Crackdown on street vendors

Moderated by Rick Badie

Atlanta has swept its sidewalks of street vendors, a removal not applauded by all. Today, a veteran street vendor calls the crackdown a hindrance to self-reliance and entrepreneurship. Meanwhile, a business executive who supports the crackdown says that too often, vendors attract unsavory activity.

Respect street vendors

By Larry Miller

I have sold shirts, hats, jerseys and snacks to excited, loyal Braves fans for more than 20 years. Thanks to street vending, I own my own business, have created jobs, and have bought a home in which I’ve raised my children and grandchildren. The city must not want that. It has made operating my business a crime.

Last month, Mayor Kasim Reed ordered Atlanta police to shut down street vendors, threatening us with fines and even jail time for doing what we’ve done for years. Police even arrested a vendor over the Final Four weekend for selling hot dogs to hungry tourists. Rather than let vendors serve the thousands of commuters who travel into Atlanta each day, or the almost 2.5 million baseball fans who will visit Turner Field this season, the city now threatens to destroy the self-made jobs that we rely on.

This isn’t the first time Atlanta officials have tried to wipe us out. In 2009, the city handed over street vending to one out-of-state company. We vendors were given a “choice”: Shut down altogether, or rent tiny kiosks for up to $20,000 a year and sell only what the company wanted us to sell. About 16 independent businesses closed forever, costing dozens of people their jobs.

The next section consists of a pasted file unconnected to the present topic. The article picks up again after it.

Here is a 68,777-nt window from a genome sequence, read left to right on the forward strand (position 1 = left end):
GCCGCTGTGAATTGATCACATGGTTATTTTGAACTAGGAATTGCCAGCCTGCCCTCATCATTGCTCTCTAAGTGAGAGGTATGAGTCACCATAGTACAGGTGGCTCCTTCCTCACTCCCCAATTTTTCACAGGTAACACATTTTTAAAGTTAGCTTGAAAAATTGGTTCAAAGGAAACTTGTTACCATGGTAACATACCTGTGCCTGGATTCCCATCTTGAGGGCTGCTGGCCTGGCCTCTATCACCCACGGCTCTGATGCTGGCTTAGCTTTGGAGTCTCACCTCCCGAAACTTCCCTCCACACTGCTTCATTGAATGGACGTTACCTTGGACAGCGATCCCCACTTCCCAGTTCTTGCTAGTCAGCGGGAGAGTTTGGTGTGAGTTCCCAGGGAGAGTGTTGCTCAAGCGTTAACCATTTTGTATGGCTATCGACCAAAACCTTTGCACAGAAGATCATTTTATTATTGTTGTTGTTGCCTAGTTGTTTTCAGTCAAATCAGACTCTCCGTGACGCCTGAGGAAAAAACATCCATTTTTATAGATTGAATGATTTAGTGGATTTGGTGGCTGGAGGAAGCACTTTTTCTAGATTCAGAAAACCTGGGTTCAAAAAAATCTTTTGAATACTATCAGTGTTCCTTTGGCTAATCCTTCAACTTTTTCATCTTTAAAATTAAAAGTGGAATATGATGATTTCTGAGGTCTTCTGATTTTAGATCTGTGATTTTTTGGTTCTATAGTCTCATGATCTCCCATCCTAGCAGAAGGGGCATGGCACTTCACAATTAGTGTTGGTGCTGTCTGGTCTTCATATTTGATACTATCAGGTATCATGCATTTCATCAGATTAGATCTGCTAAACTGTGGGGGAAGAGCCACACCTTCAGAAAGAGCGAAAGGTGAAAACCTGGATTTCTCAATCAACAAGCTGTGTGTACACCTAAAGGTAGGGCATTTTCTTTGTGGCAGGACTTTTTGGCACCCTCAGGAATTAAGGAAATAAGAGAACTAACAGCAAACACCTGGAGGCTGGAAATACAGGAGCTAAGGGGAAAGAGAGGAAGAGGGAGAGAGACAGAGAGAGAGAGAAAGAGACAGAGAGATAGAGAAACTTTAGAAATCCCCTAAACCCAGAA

To defend my right to economic liberty, I teamed up with the Institute for Justice to sue the city. In December, we won when a judge struck down this arrangement. Our struggle should have ended then, but Reed and the City Council are now punishing us for defending our rights by refusing to renew our vending permits.

The city is bizarrely claiming that our victory in December requires this crackdown. The court said only that the city could not turn over all street vending to one company, not that the city had to shut down street vending. In fact, the court’s order specifically told the city that its ruling was “limited to any decision made pursuant to [the parts of the law authorizing the monopoly] and the city may continue its other licensing and regulatory operations.”

The city is perfectly free to let street vendors operate. Atlanta officials shouldn’t continue to claim otherwise. The city could stop its crackdown immediately if it wanted to. Instead, it has decided to harass us and throw us out of business.

Strong-arm tactics like these are why I and my fellow vendors started the Atlanta Vendors Association to stand up for our rights. Civil rights groups like the NAACP, National Action Network, and Institute for Justice are standing by our side. Vendors have a right to pursue the American Dream. Through hard work, we create jobs that help families escape poverty, satisfy thousands of customers every day, and make Atlanta a better place to live and work. City officials need to respect what we do for our communities and let us get back to work.

I am not a criminal. I am not asking for a handout. All I ask is that Atlanta let me run my business in peace.